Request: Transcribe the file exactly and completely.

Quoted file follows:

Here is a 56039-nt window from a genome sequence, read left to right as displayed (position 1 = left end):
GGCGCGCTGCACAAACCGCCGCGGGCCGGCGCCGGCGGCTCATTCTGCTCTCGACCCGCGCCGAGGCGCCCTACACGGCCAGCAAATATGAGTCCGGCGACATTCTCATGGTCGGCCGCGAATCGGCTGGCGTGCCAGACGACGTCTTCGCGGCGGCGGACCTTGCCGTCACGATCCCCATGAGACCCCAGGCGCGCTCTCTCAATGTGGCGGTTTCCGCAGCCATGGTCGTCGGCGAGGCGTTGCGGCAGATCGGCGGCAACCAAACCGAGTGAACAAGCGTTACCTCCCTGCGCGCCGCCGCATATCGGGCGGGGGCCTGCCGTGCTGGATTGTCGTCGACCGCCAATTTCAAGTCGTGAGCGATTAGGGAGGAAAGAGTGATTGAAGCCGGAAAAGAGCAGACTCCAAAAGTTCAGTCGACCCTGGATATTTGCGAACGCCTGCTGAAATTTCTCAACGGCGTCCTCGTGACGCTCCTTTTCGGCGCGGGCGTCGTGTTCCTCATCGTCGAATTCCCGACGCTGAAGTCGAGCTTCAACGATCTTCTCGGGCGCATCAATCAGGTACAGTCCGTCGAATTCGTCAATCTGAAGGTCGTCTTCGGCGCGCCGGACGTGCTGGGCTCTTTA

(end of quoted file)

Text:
Here is a 56039-nt window from a genome sequence, read left to right as displayed (position 1 = left end):
GGCGCGCTGCACAAACCGCCGCGGGCCGGCGCCGGCGGCTCATTCTGCTCTCGACCCGCGCCGAGGCGCCCTACACGGCCAGCAAATATGAGTCCGGCGACATTCTCATGGTCGGCCGCGAATCGGCTGGCGTGCCAGACGACGTCTTCGCGGCGGCGGACCTTGCCGTCACGATCCCCATGAGACCCCAGGCGCGCTCTCTCAATGTGGCGGTTTCCGCAGCCATGGTCGTCGGCGAGGCGTTGCGGCAGATCGGCGGCAACCAAACCGAGTGAACAAGCGTTACCTCCCTGCGCGCCGCCGCATATCGGGCGGGGGCCTGCCGTGCTGGATTGTCGTCGACCGCCAATTTCAAGTCGTGAGCGATTAGGGAGGAAAGAGTGATTGAAGCCGGAAAAGAGCAGACTCCAAAAGTTCAGTCGACCCTGGATATTTGCGAACGCCTGCTGAAATTTCTCAACGGCGTCCTCGTGACGCTCCTTTTCGGCGCGGGCGTCGTGTTCCTCATCGTCGAATTCCCGACGCTGAAGTCGAGCTTCAACGATCTTCTCGGGCGCATCAATCAGGTACAGTCCGTCGAATTCGTCAATCTGAAGGTCGTCTTCGGCGCGCCGGACGTGCTGGGCTCTTTA